MARY READY: A remnant left in Destin holds out hope

Mary Ready, Ready or Not
Mary Ready maintains that Clement Taylor Park is one of the remnants that keeps Destin special despite overdevelopment.

Admitted. I’ve been very negative lately, especially when I’m discussing what city leaders and developers have done to my town. Thinking about it is enough to make me swallow a cocktail of Prozac and Welbutrin at highest legal dosage with a couple of Zanax thrown in for anxiety. But, like Shirley McClain said in “Steel Magnolias,” “I ain’t crazy. I’ve just been in a very bad mood for forty years.”

When you’re mad all the time, you forget the good stuff that’s still out there. And even if the mayor and city council succeed in turning Destin into little Las Vegas, I trust the Providential promise: “Except the Lord of hosts had left us a very small remnant, we should have been as Sodom and … Gomorrah.”

OK, Bible scholars, I quoted that out of context, but I like the message.

Destin possesses a remnant of beauty, kindness, and hospitality to inspire hope even for the saddest soul. It’s seen in our natural surroundings, friendly citizens, and family owned businesses. That’s our vestige of consolation.

Locally, the public beaches are still white and lovely. And under a full moon, a romantic stroll on the glistening sands is still relatively safe and free of charge. Driving east over the bridge into town reveals Destin’s breathtaking emerald waters even if you have to look quick before the harbor is blotted out by development.

An awesome summer rainbow occasionally appears at the same vantage point. Clement Taylor Park (when deputies can keep the whackos out) is pretty, serene, and family friendly. It’s also a terrific place to get baptized.

The little park on Beach near Bayou Drive is a quiet and pleasant spot to just sit and think. Our Community Center, fishing museum, and library have some of the friendliest staff you’d ever hope to meet. Not a grump in the bunch. And they can tell you a lot about the OLD and the NEW of our city.

I love the duck pond on Kelly Street where mamas and daddies watch their children feed breadcrumbs to the ducks. And nearby is faithful Ms. Alice in her orange gloves keeping the children safe from traffic at the elementary school.

Yes, we have the big chain retail stores and restaurants, but we still have quirky old Banana Bart’s, overlooking the harbor and built in the 1930’s. My favorite places to eat include locally owned or long-standing Destin traditions like The Donut Hole, Dewey Destin’s, Callahan’s, La Famiglia, Captain Dave’s, Harbor Docks, Lighthouse, Pompano Joe’s, Pepito’s, Louisiana Lagniappe, and Another Broken Egg.

Sexton’s Seafood Market has served the community for more than 30 years. Ace Hardware on Main Street has also been here a long time. It’s a place where employees call you by name, put your purchase on account, and ask about your family. When a beloved Destin resident dies, there’s a tribute to him or her on their sign outside.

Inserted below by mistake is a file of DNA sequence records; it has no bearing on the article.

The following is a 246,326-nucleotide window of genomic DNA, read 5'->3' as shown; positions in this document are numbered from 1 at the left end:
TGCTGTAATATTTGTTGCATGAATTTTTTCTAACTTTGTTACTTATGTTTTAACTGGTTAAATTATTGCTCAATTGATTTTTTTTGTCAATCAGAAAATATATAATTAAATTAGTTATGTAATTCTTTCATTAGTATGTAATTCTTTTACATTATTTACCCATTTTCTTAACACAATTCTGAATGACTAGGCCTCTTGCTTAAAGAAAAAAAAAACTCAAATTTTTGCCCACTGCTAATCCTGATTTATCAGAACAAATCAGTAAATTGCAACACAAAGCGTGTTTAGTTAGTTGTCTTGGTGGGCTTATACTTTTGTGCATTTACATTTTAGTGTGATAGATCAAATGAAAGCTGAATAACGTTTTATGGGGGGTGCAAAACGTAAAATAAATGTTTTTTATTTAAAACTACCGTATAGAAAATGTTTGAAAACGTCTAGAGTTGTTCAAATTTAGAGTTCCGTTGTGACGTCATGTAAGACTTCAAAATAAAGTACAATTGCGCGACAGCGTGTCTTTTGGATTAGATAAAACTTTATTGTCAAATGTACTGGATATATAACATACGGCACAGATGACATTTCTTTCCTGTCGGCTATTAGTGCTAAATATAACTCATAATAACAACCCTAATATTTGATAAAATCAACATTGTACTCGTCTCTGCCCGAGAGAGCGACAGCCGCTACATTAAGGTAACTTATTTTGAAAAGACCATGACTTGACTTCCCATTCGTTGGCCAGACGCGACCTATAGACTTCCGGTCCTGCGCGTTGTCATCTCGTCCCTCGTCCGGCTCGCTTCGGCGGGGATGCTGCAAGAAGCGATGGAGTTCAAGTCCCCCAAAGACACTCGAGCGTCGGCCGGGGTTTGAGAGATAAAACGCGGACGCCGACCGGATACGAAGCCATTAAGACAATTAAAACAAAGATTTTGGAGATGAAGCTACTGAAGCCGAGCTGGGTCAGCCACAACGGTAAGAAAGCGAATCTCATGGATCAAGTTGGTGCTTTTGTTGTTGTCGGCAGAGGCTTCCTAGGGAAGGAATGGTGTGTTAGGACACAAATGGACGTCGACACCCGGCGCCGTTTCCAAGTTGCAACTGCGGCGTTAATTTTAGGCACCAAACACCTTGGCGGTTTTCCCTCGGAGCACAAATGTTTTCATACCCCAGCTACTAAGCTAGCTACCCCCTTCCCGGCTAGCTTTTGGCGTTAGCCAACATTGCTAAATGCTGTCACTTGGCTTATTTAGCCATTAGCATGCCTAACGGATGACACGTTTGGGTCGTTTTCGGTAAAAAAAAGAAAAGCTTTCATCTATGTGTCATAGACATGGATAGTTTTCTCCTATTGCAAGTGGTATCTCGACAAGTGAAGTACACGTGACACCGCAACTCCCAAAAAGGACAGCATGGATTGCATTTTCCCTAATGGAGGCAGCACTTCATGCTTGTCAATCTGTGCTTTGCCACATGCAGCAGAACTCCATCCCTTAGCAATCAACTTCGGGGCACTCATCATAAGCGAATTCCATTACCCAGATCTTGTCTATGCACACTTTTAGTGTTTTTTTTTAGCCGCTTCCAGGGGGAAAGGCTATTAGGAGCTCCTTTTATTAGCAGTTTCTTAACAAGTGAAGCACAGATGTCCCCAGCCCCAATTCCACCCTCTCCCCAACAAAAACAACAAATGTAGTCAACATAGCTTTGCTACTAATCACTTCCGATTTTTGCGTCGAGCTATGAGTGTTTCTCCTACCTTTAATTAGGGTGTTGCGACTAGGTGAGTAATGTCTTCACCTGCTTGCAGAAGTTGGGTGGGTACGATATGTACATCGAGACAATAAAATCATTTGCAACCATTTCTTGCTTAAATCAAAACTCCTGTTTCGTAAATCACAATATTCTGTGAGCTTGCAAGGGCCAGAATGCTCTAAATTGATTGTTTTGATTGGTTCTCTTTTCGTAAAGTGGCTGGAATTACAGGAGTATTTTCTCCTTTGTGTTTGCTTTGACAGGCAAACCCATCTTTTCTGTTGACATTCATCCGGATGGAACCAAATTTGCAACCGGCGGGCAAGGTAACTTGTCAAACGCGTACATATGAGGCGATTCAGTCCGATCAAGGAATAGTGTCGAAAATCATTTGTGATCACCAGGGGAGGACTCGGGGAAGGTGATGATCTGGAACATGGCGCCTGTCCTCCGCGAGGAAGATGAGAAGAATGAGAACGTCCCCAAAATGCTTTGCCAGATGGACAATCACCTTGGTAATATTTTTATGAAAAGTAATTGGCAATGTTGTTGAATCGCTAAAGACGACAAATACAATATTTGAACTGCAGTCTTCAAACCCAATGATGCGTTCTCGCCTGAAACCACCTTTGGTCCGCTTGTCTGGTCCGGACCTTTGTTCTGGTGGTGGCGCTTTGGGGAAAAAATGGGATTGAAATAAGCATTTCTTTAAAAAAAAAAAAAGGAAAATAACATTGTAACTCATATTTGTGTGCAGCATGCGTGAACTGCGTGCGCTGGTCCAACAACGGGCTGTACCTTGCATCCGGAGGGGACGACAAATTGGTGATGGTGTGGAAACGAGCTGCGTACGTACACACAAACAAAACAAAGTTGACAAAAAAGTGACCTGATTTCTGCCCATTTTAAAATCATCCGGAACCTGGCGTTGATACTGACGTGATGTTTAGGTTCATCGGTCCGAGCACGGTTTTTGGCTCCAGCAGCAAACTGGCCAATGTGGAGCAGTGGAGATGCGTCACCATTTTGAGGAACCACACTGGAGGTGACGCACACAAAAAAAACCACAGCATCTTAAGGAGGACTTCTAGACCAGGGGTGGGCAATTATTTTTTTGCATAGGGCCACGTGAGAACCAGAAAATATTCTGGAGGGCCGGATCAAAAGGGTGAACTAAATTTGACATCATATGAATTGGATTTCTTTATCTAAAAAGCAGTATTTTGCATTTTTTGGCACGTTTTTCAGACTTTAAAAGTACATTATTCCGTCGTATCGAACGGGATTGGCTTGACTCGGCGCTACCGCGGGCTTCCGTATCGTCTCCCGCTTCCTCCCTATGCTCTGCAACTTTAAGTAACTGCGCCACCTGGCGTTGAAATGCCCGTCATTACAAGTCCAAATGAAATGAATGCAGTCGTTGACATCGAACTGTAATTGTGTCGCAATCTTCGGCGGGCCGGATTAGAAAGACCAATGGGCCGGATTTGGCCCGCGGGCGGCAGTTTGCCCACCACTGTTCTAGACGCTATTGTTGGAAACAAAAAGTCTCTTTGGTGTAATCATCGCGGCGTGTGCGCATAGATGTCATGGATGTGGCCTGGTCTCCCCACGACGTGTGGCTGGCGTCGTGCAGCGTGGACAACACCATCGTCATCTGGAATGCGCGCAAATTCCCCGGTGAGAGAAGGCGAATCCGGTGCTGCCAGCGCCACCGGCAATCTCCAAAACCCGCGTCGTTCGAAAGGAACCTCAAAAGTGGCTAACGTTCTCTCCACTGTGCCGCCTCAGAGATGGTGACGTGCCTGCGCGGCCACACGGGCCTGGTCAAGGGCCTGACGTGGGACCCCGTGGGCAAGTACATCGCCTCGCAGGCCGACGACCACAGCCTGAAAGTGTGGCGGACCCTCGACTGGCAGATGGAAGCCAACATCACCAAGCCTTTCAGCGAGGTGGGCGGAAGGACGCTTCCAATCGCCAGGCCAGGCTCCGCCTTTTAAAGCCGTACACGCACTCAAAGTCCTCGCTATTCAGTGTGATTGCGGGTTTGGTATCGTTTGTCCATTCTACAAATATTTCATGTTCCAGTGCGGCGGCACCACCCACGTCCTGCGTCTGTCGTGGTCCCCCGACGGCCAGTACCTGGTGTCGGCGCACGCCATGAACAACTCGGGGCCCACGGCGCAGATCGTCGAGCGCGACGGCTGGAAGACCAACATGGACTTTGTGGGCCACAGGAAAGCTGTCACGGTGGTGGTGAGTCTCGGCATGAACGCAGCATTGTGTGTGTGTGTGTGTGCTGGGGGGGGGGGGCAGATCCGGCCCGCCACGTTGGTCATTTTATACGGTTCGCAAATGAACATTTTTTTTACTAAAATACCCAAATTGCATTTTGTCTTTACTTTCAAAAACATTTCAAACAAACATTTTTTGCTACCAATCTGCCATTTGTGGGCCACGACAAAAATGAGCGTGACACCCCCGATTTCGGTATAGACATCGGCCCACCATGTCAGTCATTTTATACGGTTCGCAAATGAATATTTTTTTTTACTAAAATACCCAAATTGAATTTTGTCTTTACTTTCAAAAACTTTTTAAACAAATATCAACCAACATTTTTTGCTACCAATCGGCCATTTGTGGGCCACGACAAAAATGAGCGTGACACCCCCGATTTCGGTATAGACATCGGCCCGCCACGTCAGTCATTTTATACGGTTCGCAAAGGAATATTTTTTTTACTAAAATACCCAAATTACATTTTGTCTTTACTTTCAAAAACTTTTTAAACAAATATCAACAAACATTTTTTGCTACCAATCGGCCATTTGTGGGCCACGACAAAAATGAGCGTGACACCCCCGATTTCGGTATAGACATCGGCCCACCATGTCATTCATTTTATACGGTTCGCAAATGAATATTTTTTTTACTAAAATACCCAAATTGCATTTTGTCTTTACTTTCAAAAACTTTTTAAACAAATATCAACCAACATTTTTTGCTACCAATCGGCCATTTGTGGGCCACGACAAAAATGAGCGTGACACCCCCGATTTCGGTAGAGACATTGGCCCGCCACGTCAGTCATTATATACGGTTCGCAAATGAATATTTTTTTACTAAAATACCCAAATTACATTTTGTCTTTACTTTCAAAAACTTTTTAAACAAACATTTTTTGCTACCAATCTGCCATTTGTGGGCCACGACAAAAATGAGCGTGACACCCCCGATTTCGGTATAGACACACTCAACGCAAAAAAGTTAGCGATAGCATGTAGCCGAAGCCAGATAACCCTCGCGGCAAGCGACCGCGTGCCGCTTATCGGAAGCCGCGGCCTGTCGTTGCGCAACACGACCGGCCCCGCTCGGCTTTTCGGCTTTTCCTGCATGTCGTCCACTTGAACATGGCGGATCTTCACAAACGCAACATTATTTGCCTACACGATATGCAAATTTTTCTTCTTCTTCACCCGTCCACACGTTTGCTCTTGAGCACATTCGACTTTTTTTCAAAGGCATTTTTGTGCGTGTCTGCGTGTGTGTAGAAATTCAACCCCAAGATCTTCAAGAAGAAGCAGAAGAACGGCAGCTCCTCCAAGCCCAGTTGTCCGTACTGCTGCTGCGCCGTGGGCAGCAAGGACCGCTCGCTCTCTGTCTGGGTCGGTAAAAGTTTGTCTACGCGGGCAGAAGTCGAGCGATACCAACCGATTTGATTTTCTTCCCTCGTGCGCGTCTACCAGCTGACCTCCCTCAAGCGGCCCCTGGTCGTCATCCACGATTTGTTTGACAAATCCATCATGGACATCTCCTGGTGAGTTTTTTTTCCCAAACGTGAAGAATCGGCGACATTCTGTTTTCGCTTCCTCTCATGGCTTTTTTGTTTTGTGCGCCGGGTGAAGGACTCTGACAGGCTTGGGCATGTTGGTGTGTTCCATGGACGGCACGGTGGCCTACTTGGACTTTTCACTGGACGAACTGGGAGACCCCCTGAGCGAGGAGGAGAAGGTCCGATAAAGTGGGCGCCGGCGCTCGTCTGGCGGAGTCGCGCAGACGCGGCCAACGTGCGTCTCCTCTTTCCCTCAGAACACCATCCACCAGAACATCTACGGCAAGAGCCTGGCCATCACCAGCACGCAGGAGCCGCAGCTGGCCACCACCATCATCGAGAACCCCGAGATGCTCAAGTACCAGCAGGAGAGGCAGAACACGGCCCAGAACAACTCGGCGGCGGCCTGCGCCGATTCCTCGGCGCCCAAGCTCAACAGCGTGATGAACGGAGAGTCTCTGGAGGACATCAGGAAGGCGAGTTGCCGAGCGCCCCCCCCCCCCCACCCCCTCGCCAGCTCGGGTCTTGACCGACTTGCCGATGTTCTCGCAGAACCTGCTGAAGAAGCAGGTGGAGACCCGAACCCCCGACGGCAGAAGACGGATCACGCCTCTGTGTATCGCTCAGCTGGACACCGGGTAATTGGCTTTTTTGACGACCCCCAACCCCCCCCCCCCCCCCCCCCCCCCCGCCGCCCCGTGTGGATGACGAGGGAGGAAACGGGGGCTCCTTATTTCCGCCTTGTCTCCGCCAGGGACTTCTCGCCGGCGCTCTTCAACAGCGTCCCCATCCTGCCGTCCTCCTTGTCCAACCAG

For good conversation and great hair, nobody beats long-time businesses like Dawn and Company. La Donna’s, and The Shores Salon. If it’s beautiful flowers and friendly service, Pavlic’s Florist has been in business since 1970. My dogs, Bogie and Cheewee, highly recommend Airport Vet, but several of their furry friends like Village and Barry veterinary clinics. All three have been caring for Destin’s pets for years.

Local charter boat captains still provide visiting anglers a good day’s fishing and will go out of their way to bring back a catch. The Southern Star offers dolphin and sunset cruises that showcase Destin’s natural beauty.

I like the Dollar General just down from the post office. Miss Ida, who’s been there for years, is a dear, funny lady who loves to chat. When my first J-1 students went there several years ago (2005), she saw how hot, tired, and bedraggled they looked. Bidding them a cheery, “Welcome to America,” she bought them a cold bottle of water. Now successful Destin citizens, Nicoleta and Amalia still shop that dollar store because of the kindness they received there.

We have friendly local churches that care for hurting people. They look after our community and support each other’s ministries. Last Easter season’s Crosswalk and the J-1 outreach were testimony to that sweet spirit.

If I’ve left out your favorite remnant of beauty, kindness, or hospitality, I apologize. Let me know, and I’ll mention them in a future column.

My drama queen persona and my love for sentimental poetry make me think of lines by Wordsworth: “Though nothing can bring back the hour of splendour in the grass, of glory in the flower; we will grieve not, rather find strength in what remains behind.”

Since much good remains behind in our city, maybe we can find the strength to stand against the insanity that may someday destroy our little remnants.

Mary Ready of Destin is a twice-retired English teacher and long-time area resident. Her columns are published on Saturdays.